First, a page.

Reading Strategies for the Struggling, the Gifted and Every Other Student

I have four students who read significantly below grade level, I realize they will need special attention. I will attempt to enlist the aid of their parents, of course, but the major reason these children face challenges is the absence of one or both parents. Bearing this in mind, I’ll need to devote roughly twice as much time to these students as compared to the rest of the class. As I’m determined to bring them up to reading and writing at the appropriate grade level, I’ll start by building their self confidence with reading assignment just below their current ability levels, giving me a chance to offer them large amounts of positive reinforcement.

As they demonstrate fluency at this less challenging level, they will realize that fluency is possible for them; they will be able to envision themselves succeeding, and impressing their teacher with their ability to read aloud. It is my belief that building on this affirmative attention, they will respond with increased enthusiasm. All but the most anti-social students desire to please their teachers and welcome positive feedback from them. A little additional attention and a modicum of caring can – and I sincerely hope will – do wonders for the children facing challenges in the classroom.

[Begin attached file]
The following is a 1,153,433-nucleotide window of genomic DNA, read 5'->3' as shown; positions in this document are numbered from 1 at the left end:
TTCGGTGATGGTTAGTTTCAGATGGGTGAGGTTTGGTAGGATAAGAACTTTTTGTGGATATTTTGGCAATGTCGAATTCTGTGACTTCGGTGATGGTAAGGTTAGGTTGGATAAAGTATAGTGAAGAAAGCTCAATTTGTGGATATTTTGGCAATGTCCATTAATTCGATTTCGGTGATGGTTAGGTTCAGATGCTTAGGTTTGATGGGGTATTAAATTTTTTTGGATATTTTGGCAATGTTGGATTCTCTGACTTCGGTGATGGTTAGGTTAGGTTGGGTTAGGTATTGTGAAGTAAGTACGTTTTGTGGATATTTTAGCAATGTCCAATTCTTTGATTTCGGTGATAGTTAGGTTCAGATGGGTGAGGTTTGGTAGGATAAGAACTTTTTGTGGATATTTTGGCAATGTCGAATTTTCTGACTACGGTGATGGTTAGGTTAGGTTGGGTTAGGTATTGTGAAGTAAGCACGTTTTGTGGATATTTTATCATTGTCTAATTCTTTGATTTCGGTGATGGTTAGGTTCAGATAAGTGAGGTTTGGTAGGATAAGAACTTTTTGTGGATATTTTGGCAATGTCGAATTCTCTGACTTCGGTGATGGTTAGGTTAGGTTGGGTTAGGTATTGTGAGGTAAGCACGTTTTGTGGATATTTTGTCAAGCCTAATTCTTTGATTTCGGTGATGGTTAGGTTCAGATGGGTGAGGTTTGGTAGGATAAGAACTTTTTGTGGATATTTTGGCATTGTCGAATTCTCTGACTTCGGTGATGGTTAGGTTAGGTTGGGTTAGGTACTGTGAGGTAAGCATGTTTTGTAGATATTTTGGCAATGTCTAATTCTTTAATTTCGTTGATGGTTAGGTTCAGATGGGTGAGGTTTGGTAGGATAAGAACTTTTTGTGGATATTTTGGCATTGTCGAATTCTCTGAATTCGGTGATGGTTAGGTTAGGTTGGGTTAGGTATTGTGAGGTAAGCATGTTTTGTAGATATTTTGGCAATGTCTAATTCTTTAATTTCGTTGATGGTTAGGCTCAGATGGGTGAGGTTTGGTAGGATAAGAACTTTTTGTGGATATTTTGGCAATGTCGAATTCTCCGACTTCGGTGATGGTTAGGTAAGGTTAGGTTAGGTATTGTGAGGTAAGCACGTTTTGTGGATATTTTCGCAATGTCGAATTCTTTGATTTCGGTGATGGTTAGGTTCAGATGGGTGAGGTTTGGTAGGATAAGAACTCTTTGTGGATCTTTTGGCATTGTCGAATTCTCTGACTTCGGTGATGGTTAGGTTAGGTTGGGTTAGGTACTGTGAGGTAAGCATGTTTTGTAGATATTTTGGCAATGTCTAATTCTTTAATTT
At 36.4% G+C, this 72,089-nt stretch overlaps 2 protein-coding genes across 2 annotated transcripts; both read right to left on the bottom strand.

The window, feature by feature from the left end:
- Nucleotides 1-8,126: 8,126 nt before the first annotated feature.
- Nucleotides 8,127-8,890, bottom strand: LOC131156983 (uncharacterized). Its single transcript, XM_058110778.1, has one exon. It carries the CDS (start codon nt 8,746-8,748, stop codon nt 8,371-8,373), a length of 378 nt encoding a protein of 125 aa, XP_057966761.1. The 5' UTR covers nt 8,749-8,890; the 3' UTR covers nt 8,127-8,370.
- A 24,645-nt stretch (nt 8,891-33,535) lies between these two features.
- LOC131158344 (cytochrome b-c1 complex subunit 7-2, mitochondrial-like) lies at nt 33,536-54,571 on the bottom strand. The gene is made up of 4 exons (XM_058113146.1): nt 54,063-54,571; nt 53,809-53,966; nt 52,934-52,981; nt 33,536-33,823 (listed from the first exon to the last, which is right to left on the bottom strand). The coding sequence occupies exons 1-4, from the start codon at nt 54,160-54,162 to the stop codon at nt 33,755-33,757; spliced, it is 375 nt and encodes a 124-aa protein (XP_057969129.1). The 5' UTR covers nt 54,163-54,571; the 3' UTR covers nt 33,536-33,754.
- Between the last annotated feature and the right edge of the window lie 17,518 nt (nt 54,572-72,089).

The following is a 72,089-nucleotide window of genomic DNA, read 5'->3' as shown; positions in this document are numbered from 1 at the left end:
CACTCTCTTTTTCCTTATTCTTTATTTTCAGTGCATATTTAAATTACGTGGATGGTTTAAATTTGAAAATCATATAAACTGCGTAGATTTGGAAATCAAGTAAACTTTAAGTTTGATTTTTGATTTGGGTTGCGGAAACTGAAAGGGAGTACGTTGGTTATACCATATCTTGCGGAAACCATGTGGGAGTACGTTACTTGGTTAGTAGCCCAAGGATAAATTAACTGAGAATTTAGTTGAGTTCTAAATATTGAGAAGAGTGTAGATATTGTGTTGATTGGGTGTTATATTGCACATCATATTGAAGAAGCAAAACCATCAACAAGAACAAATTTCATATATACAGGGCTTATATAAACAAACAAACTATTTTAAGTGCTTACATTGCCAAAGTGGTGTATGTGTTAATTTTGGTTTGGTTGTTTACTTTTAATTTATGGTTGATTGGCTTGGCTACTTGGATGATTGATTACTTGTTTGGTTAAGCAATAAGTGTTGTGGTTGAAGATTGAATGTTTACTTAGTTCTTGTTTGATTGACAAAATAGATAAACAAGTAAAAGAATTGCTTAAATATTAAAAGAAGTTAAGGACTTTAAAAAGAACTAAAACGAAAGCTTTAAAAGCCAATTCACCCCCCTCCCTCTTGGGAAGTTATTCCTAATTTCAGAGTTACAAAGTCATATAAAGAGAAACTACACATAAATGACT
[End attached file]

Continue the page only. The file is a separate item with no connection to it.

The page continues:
My gifted students will require far less face time, perhaps, but I’ve no intention of neglecting them. As they are largely independent – at least to the extent that a fourth grader can be largely independent – I’ll be setting the standards just outside of their comfort zone. My acknowledgement of their success will be measured not simply in the grades they will earn, but in the genuine pleasure they will elicit from me as they demonstrate their mastery of materials even they will initially feel to be difficult. Reading fluently at a level even they believed was beyond their (considerable) intellectual reach will give them no less a thrill than my challenged students will experience at reading at the appropriate grade level.

My students performing just above or below grade level will be challenged as well. I’ll offer them proof that if they just put forth the effort, they’ll feel the satisfaction that only comes with learning you’re better than you believed, that you can achieve more than you thought. Whether it’s a fourth grader reading fluently above their grade level or an astronaut waltzing across the lunar surface, isn’t that the dream of all humanity?

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